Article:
Helen Dewdney, The Complaining Cow, has always had a passion for fighting injustice.
In 2012 she started a blog sharing stories of tackling companies with poor customer service. It grew into advising consumers and then businesses. This was due to her experience, skills and having the ear of thousands of consumers and knowing what they want to experience in complaint handling and customer service.
Author of two best-selling books, reports and a wealth of media coverage, Helen helps both directors and senior staff in large corporates and small businesses to improve complaint handling through understanding customer perspectives and through challenge so as to gain and retain customers. She help turn them into superfans who rave and refer more custom.
Tesco website crash – every little helps?
Major supermarket online shopping hit by mystery attack?
Tesco’s website was been “down” between Saturday 23 October 2021 and today (Monday 25 October 2021). The website and app crashed after what Tesco said were attempts “to interfere with our systems”. In other words, hacking…
This has obviously been annoying for anyone trying to book a shopping delivery slot but also for anyone wanting to change their order or cancel it. How many of us book a slot with a pint of milk in it to add items throughout the week and day before delivery? To say nothing of the problems this has caused those who are self-isolating.
It is concerning that Tesco took nearly 48 hours to resolve the problem, which suggests that the issues could be more than just not being able to change an order. An outage of this length is unusual unless there has been a severe impact, which suggests that Tesco’s business continuity plans, along with their incident response drills, could use some attention and investment.
I have been looking at the issue from a legal perspective. She advises those who have a Delivery Saver, Click and Collect or Delivery Saver Plan could be due a partial refund if they have been affected.
You have paid for a service and under the Consumer Rights Act 2015, if you have not received the service you paid for, you are entitled to a refund. In this case you should certainly be entitled to a proportion of the plan.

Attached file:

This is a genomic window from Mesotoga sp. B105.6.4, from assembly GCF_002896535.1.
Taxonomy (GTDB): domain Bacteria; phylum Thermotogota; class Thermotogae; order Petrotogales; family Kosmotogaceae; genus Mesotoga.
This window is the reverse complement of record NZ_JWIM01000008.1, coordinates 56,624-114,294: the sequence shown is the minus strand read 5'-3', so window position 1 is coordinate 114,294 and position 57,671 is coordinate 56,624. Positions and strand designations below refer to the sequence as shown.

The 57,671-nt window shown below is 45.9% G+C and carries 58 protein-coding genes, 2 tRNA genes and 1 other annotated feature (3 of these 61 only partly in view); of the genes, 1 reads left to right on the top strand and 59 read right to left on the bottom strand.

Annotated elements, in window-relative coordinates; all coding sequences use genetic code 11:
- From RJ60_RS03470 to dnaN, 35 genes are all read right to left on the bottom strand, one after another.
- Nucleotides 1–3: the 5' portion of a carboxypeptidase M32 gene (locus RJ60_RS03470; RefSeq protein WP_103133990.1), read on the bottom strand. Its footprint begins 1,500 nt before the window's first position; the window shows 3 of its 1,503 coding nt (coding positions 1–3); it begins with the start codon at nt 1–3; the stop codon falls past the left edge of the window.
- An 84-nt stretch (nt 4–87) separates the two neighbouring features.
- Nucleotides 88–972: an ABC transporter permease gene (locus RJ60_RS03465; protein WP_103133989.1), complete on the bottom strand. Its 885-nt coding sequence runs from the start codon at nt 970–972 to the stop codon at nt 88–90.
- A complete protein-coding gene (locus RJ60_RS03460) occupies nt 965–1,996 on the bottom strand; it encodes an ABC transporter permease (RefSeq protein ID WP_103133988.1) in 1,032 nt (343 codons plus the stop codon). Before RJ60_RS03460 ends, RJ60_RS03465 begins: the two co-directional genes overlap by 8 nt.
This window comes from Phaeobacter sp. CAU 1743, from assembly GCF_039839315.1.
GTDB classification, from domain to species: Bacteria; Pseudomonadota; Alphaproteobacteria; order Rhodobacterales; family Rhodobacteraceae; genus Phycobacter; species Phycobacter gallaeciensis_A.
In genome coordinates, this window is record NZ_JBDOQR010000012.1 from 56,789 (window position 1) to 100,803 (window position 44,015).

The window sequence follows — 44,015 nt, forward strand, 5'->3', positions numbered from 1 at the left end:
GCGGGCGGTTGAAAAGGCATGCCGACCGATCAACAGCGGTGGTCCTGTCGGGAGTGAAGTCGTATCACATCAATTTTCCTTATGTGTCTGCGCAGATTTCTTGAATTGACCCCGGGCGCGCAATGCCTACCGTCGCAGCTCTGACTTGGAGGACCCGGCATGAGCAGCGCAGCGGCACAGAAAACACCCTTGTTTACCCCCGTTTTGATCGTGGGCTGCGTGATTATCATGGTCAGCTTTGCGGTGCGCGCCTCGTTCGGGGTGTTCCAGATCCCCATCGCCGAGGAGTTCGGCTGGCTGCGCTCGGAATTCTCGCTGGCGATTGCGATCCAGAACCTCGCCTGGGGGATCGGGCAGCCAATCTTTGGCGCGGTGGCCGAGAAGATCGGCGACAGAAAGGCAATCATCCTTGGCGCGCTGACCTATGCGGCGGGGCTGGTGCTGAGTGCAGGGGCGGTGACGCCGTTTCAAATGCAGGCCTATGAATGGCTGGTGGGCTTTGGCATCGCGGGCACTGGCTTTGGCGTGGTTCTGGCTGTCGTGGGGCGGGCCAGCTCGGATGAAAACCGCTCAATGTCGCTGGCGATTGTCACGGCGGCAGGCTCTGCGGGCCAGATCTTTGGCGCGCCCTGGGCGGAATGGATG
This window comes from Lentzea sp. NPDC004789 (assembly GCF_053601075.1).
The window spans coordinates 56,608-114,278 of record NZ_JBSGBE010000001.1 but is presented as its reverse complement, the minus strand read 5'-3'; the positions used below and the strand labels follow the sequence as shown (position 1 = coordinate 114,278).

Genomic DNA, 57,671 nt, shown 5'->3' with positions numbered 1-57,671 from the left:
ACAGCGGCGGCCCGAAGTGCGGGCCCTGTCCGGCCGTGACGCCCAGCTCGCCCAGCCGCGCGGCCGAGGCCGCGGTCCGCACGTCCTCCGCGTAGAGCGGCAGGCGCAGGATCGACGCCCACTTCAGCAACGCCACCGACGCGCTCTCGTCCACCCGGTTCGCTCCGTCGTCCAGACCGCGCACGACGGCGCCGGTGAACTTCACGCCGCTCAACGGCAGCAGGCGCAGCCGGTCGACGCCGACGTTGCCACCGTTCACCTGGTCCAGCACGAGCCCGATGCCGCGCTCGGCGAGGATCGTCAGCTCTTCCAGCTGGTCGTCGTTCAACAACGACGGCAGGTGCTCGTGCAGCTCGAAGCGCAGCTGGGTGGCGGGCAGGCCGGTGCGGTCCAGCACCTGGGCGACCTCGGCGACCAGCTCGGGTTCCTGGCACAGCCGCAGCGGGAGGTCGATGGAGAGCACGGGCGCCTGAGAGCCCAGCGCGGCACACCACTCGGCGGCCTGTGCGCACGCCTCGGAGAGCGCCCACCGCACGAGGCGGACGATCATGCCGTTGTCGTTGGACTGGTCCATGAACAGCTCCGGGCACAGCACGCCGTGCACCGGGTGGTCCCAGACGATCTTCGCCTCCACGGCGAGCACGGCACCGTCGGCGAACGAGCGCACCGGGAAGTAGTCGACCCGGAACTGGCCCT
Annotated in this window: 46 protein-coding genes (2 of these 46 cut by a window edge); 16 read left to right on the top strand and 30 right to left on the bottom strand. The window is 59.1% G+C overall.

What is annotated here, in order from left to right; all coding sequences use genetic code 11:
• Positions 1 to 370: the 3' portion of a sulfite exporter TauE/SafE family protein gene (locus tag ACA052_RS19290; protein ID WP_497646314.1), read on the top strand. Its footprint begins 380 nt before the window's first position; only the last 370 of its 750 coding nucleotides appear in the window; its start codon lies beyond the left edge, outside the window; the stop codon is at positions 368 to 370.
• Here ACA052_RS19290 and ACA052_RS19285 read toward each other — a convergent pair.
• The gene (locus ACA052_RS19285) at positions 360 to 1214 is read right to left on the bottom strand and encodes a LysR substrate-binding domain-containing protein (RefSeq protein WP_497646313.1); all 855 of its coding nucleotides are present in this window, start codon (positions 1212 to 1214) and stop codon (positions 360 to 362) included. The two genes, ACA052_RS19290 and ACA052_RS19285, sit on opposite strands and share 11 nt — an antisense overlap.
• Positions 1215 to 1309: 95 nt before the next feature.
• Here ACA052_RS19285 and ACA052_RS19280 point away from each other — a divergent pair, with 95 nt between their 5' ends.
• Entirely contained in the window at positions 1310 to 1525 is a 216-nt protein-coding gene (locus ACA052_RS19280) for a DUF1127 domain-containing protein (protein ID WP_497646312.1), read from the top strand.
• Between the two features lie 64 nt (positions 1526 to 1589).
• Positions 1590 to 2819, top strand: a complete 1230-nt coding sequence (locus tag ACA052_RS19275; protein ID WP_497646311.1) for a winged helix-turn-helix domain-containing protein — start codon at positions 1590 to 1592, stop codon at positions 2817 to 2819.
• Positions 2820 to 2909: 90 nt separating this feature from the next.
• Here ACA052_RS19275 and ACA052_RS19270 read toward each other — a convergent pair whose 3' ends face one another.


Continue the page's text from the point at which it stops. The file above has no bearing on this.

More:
Are there data breach issues?
At the moment Tesco says that there is no reason to believe that there has been a data breach. But it remains to be seen whether the hackers have obtained personal data. Tesco has 72 hours in which to inform the Information Commissioner’s Office if there has been a breach of data.
James Bores, from Bores Security Consultancy, comments that assurances that customer data is not impacted are common in these circumstances, and often meaningless. He says “From the little information that is available it does not appear to be a standard ‘Denial of Service’ attack (intended to shut down a system, usually with a ransom for restoration), nor a ransomware attack of the type with which we’re all highly familiar. Given that Tesco declared the search function was impacted, some sort of attempt to manipulate or modify the underlying database certainly seems possible, and one of the most common ways for this to be carried out is through database injection.”
Your rights when there is a data breach
So, what are your rights if your personal data is exposed as a result of a breach?
Under the General Data Protection Regulation (GDPR), if there has been a breach of data:
1) Organisations must assess the risk to your personal rights and freedoms.
2) High risk breaches must be notified to the persons whose data has been affected without undue delay and with a description of the likely consequences.
3) Organisations must describe the measures taken, being taken or proposed to be taken to deal with the data breach. If applicable, organisations should also describe the measures to mitigate any possible adverse effects.
What happens next?
A Tesco spokesperson said:
“Our online grocery website and app are now back up and running. Our teams have worked around the clock to restore service, and we’re really sorry to our customers for the inconvenience caused. The disruption was the result of an attempt to interfere with our systems, which had caused problems with the search function on the site.
There is no reason to believe that this issue impacted customer data and we continue to take ongoing action to make sure all data stays safe.”
Bores says “At this point Tesco’s security team will be trying to get forensic data to determine exactly what happened, as it can be extremely difficult to uncover the underlying flaw. They will then look to find ways to prevent it re-occurring.”
Tesco needs to be transparent and inform customers about exactly what happened, why it happened and reassure them that their data is safe. In the meantime, consumers need to be aware that scammers are rife and will take advantage of incidents like this. If anyone contacts you from Tesco regarding a data breach, it may be a scam, so beware.
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